Reports of fee compression among financial advisors are overblown, according to new analysis from Envestnet, whose software helps financial advisors manage client accounts and enhance their practices.

Its Envestnet|Yodlee Analytics division reviewed more than 900,000 accounts from various types of advisors charging fees based on assets under management and found little change over the three years from 2014 through 2016.

Advisor fees dropped by two to four basis points overall, but average fees actually rose one basis point for accounts in the $100,000 to $250,000 range, according to the Envestnet report, which analyzed accounts of advisors at independent, bank and insurance broker-dealers advisors and at RIAs operating independently or as part of an advisor network. Wirehouse advisors were not included in the report because they’re generally not Envestnet clients.

The biggest decline in fees was just four basis points in accounts between $500,000 and $1 million. Accounts between $1 million and $5 million saw fees fall two basis points and above $5 million, three basis points.

“There’s minor fee compression, not what we would have thought,” said Frank Coates, executive managing director at Envestnet|Yodlee.

“Advisors should look at these results. The headlines may be trying to scare us but we’re doing a pretty good job. Fee compression hasn’t really started.” Coates described the decline in advisor fees as “very gradual.”

The Envestnet report also breaks down fee levels by distribution channels over the 2014-2016 time period. Fees for RIAs were unchanged at 0.98% and down just one basis point for advisors in independent advisor networks, at 1.09%.

The biggest decline was for insurance broker-dealers, with fees falling to 0.93% from 1.02% and 1%, respectively, in 2014 and 2015. They fell two basis points for independent broker-dealers to 1% from 1.02% in 2014, and one basis point for bank BDs, from 1.13% to 1.14%.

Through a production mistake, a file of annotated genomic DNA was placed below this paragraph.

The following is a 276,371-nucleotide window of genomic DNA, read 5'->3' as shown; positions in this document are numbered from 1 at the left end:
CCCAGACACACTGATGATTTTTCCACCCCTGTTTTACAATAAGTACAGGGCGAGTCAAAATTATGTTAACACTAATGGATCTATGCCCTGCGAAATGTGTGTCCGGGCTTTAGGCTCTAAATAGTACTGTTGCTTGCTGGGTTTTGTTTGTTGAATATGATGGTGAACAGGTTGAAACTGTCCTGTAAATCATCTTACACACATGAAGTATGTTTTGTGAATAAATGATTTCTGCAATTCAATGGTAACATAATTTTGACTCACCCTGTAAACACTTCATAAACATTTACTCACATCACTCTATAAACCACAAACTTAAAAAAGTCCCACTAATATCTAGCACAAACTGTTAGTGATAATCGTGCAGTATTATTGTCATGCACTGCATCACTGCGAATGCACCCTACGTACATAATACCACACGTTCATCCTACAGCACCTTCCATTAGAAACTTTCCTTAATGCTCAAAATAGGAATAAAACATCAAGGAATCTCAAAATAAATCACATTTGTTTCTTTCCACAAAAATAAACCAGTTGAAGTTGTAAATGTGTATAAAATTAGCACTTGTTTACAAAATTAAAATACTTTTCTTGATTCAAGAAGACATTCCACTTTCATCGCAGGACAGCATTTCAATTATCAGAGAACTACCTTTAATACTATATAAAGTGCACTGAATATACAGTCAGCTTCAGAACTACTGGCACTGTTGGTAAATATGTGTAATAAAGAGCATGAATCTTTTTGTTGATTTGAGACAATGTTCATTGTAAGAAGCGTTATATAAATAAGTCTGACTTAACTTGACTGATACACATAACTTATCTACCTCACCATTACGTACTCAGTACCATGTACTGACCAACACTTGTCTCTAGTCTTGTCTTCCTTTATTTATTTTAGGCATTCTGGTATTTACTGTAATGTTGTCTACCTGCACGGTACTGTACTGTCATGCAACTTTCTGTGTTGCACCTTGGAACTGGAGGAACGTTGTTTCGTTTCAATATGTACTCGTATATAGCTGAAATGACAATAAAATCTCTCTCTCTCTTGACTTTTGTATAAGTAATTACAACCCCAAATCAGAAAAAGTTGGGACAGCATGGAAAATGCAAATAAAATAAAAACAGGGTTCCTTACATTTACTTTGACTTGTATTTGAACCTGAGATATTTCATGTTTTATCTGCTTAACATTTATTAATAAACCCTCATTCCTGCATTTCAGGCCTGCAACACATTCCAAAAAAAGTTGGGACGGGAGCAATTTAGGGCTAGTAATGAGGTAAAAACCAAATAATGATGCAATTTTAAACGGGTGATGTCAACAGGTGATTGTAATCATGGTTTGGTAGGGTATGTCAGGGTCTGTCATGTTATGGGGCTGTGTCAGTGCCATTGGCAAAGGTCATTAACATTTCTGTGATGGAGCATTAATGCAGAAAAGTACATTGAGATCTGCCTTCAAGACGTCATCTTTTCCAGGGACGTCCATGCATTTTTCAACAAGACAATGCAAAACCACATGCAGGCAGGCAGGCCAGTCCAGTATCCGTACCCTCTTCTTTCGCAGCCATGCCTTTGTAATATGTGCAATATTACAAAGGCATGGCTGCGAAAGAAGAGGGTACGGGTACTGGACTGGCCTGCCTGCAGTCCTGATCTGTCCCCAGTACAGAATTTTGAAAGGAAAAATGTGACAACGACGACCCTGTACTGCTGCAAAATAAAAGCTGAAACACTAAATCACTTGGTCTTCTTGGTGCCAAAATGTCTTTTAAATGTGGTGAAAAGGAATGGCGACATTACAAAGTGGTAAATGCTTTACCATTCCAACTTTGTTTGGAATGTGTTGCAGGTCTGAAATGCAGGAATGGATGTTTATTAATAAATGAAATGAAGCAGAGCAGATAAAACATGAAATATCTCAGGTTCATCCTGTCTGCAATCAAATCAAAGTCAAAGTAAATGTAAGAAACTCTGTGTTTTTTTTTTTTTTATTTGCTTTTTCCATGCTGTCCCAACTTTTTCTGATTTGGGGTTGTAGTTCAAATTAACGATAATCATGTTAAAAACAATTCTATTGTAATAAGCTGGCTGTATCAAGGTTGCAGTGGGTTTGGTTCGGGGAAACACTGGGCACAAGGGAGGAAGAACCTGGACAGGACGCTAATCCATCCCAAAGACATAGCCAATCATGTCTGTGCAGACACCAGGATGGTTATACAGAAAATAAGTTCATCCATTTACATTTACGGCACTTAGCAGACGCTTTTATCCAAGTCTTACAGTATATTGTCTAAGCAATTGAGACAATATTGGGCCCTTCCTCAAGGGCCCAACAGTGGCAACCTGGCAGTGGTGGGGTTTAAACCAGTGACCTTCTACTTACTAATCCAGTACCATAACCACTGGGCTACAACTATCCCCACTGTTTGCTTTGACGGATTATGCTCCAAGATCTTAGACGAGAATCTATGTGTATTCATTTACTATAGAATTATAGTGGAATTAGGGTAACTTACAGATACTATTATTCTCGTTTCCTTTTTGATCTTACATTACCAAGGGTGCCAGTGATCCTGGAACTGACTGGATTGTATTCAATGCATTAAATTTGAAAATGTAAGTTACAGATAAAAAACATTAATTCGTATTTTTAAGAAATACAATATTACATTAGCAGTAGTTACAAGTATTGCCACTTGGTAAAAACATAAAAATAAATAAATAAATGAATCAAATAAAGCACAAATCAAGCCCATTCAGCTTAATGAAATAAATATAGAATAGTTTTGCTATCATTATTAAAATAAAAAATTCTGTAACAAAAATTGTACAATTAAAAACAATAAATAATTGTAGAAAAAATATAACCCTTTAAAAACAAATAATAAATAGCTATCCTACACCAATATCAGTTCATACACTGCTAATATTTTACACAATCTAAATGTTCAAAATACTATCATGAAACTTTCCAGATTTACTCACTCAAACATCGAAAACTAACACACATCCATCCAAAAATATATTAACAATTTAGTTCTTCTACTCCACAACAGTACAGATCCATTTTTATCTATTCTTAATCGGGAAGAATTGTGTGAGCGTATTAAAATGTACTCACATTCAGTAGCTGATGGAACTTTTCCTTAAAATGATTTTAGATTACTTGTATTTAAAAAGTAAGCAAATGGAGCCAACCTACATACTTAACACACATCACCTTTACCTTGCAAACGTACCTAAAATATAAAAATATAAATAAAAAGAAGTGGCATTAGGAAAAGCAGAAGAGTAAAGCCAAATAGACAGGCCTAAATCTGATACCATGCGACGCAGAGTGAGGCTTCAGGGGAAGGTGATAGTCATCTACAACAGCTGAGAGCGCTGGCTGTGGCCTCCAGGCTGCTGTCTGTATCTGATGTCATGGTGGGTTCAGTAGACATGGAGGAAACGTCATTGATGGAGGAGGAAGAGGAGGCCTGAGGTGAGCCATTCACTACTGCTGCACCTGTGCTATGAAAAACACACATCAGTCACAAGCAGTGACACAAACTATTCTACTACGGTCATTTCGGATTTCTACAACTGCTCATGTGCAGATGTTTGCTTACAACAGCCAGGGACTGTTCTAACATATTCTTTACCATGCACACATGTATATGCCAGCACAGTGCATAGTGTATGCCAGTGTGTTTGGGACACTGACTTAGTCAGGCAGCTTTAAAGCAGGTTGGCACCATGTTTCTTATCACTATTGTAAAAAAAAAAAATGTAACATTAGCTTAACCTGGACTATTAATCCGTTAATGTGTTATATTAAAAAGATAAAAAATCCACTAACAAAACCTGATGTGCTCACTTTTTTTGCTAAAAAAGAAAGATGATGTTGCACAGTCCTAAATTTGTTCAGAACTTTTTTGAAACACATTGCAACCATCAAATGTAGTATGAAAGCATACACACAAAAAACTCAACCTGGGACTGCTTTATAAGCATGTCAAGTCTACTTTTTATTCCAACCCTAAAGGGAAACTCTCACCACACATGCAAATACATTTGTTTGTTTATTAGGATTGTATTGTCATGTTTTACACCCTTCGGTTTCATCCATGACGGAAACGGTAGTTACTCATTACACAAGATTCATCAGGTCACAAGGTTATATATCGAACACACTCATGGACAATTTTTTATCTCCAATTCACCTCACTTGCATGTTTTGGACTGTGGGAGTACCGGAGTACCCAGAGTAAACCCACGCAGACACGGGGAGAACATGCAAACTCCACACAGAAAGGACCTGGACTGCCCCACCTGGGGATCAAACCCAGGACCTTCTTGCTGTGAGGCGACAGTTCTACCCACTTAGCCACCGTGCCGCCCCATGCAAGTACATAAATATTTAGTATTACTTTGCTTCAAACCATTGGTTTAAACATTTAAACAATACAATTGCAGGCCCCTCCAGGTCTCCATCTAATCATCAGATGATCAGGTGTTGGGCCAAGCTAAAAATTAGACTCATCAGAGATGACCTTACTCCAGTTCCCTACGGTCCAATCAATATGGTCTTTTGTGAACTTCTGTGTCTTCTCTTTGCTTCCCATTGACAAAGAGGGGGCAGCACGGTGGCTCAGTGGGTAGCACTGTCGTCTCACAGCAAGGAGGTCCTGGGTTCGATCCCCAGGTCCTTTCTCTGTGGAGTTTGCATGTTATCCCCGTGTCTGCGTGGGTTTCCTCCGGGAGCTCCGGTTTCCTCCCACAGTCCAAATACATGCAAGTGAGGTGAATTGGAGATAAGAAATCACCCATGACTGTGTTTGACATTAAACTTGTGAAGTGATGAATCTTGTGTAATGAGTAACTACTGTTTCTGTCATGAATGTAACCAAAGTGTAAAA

The report also looked at client fees, which include administrative, platform and investment management fees on top of advisor fees, and found that client fees are declining at a faster rate than advisor fees, especially among accounts between $1 million and $2 million in AUM and over $5 million AUM. But in both cases, the contraction was just 6 basis points to 1.01% and 0.76%, respectively.

“Clients are paying a little less because of efficiencies,” says Coates.

Asked about the potential impact on fees from the Labor Department’s fiduciary rule, which begins to take effect on June 9, Coates said there will be additional costs for advisors to comply, but they could have difficulty passing that on to clients in the current environment.

“Someone will have to bear the costs, but I don’t expect clients will be paying more,” said Coates.

“The DOL is not making us sound great, robos are not making advisors sound valuable and increased disclosure will make it difficult to increase client fees.”

That said, he doesn’t expect advisors will cut fees dramatically if at all. “Advisors are remarkable at digesting changes to rules and outside forces and being able to package the value they present to clients in ways that they get paid fairly for the value they present.”

— Related on ThinkAdvisor: